Honed Pitching Skills In Army
In 1926, the lean and lanky 16-year-old Dean was looking for a better life. He persuaded the U.S. Army that he was 18 and enlisted. For Dean, Army life was good. He got paid, he got food, and his first pair of new shoes.
Dean, however, proved to be a dismal soldier at Fort Sam Houston, Texas. The only place he stood out was as a pitcher for the base's baseball team. It was during his Army years that Dean earned the nickname "Dizzy." A sergeant called him Dizzy once after he'd done something stupid. Also, his fastballs made batters dizzy. The name was so perfect, it stuck, and Dean was more than happy to play the part.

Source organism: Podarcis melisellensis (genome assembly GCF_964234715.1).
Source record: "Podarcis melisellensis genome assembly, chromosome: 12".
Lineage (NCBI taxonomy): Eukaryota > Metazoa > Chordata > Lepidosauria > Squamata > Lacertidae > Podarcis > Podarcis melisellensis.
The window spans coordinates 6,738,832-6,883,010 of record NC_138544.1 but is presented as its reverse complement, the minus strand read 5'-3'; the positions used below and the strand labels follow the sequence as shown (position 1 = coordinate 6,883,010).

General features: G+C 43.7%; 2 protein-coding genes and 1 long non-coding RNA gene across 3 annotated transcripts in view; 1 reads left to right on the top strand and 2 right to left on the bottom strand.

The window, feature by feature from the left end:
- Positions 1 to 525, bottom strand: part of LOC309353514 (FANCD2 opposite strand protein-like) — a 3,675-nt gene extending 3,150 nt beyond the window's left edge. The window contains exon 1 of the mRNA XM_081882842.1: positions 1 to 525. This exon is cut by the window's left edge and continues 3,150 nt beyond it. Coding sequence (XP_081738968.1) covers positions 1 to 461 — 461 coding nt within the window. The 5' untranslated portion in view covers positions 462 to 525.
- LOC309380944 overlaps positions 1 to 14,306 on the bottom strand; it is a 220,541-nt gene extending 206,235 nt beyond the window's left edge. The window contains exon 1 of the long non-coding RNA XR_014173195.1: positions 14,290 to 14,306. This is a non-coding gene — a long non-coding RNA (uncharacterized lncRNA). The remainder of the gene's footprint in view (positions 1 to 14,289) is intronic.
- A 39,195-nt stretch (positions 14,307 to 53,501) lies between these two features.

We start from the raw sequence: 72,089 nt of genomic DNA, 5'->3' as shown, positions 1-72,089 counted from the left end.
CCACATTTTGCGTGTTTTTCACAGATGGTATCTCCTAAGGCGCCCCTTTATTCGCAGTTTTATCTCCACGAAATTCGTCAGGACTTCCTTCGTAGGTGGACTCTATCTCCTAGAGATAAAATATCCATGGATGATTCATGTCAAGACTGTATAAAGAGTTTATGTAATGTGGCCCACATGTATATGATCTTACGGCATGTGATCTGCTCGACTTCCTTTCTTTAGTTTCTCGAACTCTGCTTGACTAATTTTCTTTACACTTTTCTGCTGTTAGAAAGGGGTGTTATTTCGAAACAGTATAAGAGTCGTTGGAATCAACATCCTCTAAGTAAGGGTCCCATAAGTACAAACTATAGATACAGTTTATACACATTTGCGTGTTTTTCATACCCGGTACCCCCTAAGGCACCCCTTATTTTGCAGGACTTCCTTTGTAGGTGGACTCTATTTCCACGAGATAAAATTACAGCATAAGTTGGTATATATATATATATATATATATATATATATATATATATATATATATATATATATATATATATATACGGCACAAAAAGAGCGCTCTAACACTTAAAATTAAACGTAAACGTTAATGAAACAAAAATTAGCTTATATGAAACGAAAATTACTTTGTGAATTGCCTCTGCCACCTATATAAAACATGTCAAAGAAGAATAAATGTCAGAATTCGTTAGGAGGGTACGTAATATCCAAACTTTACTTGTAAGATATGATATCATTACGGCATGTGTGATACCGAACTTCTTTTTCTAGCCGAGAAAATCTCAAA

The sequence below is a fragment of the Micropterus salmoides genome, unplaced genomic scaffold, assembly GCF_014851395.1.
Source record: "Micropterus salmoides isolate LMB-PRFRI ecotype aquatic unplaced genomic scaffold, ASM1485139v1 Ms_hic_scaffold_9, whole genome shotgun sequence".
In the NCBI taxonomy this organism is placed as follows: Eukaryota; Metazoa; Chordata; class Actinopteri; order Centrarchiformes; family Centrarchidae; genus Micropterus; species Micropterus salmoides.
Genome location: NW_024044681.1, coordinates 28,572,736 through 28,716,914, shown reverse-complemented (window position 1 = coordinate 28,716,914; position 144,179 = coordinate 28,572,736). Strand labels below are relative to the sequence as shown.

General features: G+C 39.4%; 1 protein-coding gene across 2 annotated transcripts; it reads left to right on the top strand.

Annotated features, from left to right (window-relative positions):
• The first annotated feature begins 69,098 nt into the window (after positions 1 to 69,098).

In March 1929, Dean left the Army. He signed with the St. Louis Cardinals and spent 1930 in their farm system. In 1932, Dean experienced his first full major league season. The rookie led the league in strikeouts (191) and innings pitched (286), ending the season with 18 wins. In 1933, he won 20 games and set a new major league record with 17 strikeouts in one game.
Along with his fastball, Dean's personality stood out. He was a born actor, who used the baseball diamond as his stage. One sweltering July afternoon, Dean built a pretend fire in front of the dugout, then sat under a wool blanket, mocking the 105-degree heat. Perched at hotel windows, he and teammate Pepper Martin dropped bags of water on walkers below.
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